4.5 Polishing experiment of optimizing process parameters
Based on the above experimental results of each process parameter, the optimized process parameters of L-PBF formation of 316L stainless steel are as follows: abrasive content of 4 %, magnetic particle content of 40 %, working gap of 0.6 mm, and spindle speed of 600 r min−1. The sample was polished for 30 min under the optimized parameters. The surface morphology of the workpiece observed by the white light interferometer of the 316L stainless steel sample formed by L-PBF is depicted in Fig. 15. The surface roughness Ra of the workpiece decreased from the initial 1.59 µm to 61.43 nm. The comparison before and after polishing is shown in Fig. 16, and the surface became smooth.
In this study, the surface post-processing of 316L stainless steel sample formed by L-PBF was carried out by MRP technology, and the polishing experimental device was set up. The influence and law of the main process parameters of MRP (abrasive content, magnetic particle content, working gap, polishing speed) on the surface roughness and residual stress of the sample were analyzed. The following conclusions were reached:
The content of abrasive particles and magnetic particles directly affects the number of abrasive particles involved in polishing and the polishing force provided by the polishing pad. With increasing content of abrasive particles and magnetic particles, the residual stress increases slightly and the surface roughness Ra decreases first and then increases. When the contents of abrasive particles and magnetic particles are 4 % and 40 %, respectively, the surface roughness Ra reaches the minimum.
The working gap affects the surface magnetic field strength and polishing pressure of the sample. With increasing working gap, the residual stress decreases and the surface roughness Ra decreases first and then increases. When the working gap is 0.6 mm, the surface roughness Ra is 99 nm.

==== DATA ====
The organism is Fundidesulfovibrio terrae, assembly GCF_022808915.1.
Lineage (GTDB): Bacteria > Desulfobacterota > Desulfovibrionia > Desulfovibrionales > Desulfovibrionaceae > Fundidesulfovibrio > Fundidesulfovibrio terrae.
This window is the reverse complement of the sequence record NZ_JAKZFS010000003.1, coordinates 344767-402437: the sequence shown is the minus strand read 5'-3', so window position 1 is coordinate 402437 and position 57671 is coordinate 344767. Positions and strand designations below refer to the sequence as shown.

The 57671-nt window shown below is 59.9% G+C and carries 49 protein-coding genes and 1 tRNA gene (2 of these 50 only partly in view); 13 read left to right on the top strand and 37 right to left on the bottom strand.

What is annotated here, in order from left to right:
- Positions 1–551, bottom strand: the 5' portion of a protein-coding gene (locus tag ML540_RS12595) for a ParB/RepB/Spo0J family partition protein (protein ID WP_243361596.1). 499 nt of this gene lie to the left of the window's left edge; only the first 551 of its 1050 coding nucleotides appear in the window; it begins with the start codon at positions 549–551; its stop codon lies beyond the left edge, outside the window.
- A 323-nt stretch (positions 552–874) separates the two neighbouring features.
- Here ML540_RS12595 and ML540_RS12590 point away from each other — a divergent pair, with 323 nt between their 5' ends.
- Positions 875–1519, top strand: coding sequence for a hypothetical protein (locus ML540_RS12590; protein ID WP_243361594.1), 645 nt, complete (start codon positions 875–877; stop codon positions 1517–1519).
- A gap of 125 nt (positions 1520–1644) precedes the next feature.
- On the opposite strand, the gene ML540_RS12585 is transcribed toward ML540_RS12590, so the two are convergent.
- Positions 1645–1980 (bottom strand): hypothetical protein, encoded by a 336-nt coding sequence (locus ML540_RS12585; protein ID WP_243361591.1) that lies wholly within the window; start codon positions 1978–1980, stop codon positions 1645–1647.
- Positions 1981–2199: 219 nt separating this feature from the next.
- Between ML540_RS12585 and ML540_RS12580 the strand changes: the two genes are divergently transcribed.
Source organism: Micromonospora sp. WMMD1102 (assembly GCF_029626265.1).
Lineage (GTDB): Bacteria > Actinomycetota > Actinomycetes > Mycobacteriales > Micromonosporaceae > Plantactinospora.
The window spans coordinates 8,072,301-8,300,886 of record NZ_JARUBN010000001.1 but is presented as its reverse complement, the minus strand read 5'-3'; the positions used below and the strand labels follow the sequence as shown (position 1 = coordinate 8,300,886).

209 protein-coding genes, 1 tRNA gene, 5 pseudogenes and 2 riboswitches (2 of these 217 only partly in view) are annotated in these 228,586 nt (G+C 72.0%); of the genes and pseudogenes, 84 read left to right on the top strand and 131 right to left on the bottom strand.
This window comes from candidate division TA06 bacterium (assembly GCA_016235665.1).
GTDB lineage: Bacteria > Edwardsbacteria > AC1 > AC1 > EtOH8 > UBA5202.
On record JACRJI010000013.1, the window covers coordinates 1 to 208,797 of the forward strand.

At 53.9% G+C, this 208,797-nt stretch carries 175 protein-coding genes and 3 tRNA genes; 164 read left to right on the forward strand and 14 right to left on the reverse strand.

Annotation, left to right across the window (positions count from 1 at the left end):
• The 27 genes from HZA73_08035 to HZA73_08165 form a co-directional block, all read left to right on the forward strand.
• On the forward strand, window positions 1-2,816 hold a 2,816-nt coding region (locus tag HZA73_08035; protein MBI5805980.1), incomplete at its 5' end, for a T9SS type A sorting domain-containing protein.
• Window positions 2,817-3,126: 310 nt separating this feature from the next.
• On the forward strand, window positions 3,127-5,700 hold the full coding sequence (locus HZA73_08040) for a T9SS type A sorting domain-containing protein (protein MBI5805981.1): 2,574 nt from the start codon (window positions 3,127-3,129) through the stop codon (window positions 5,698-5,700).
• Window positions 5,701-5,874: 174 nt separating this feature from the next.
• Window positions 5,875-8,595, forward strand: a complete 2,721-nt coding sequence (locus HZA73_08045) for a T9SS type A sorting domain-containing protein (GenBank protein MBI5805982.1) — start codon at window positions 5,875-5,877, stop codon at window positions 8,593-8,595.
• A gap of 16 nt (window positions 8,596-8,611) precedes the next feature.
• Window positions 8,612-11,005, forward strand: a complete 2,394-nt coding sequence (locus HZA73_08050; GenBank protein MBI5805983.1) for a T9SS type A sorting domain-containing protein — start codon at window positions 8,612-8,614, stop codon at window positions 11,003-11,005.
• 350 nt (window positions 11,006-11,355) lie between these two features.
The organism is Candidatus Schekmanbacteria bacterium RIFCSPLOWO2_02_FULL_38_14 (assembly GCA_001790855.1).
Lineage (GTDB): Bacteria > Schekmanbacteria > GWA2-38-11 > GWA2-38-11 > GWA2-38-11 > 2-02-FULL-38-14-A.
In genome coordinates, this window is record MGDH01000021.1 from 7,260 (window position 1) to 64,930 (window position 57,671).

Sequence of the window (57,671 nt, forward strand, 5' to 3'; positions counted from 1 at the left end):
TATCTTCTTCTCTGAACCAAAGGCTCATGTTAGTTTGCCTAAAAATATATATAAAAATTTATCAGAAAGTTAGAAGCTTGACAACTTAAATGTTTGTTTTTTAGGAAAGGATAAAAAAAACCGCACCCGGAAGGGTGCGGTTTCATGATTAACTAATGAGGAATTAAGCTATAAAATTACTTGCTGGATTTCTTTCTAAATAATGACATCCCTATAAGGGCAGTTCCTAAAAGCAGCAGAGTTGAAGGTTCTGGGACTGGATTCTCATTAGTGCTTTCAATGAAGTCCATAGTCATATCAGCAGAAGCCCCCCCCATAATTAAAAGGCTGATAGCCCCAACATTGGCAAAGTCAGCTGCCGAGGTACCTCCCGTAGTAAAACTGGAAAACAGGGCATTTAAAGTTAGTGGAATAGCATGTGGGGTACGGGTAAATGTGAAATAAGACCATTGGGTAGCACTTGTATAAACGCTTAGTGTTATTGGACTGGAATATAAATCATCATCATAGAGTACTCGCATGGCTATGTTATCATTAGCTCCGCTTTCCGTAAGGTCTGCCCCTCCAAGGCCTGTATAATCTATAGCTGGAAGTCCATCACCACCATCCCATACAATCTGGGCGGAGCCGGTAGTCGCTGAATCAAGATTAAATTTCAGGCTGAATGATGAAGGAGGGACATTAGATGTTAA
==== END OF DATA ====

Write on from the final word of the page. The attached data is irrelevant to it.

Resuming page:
Spindle speed affects the relative velocity of abrasive particles and sample surface and the morphology and distribution of abrasive particles of the MRP pad, thereby affecting the polishing effect. At larger spindle speed, the residual stress is small. The surface roughness Ra decreases first and then increases. When the spindle speed reaches 600 r min−1, the obtained surface roughness is low, reaching 100 nm.
The optimized process parameters for polishing are abrasive content of 4 %, magnetic particle content of 40 %, a working gap of 0.6 mm, and spindle speed of 600 r min−1. The surface roughness of the sample polished using the optimized parameters decreases from 1.59 µm to 61.43 nm.
The results can expand the application of MRP technology in the field of surface treatment of additive manufacturing parts, but limitations still exist, which would be the focus of future work. At present, MRP has low material removal efficiency. In the future, ultrasonic technology can be introduced to form ultrasonic magnetorheological composite polishing to determine the influence of ultrasonic frequency on material removal.
All data included in this study are available upon request by contacting the corresponding author.
NS, TG, and BC contributed significantly to the conception and design of work, data acquisition, analysis, and interpretation. ML and YX contributed to the acquisition of simulation experimental data and data collation. XP helped with the writing and language.
The contact author has declared that none of the authors has any competing interests.
Publisher's note: Copernicus Publications remains neutral with regard to jurisdictional claims in published maps and institutional affiliations.
This research has been supported by the Natural Science Foundation of Fujian Province (grant no. 2020J01874), the Program for Innovative Research Team in Science and Technology in Fujian Province University (2020 grant no. 12), Fujian Provincial Key Project of Science and Technology Innovation (grant no. 2022G02007), High-level Talents Foundation of Fuzhou Polytechnic (grant no. FZYRCQD 201903), and the National Natural Science Foundation (grant no. 52275413).
This paper was edited by Jeong Hoon Ko and reviewed by two anonymous referees.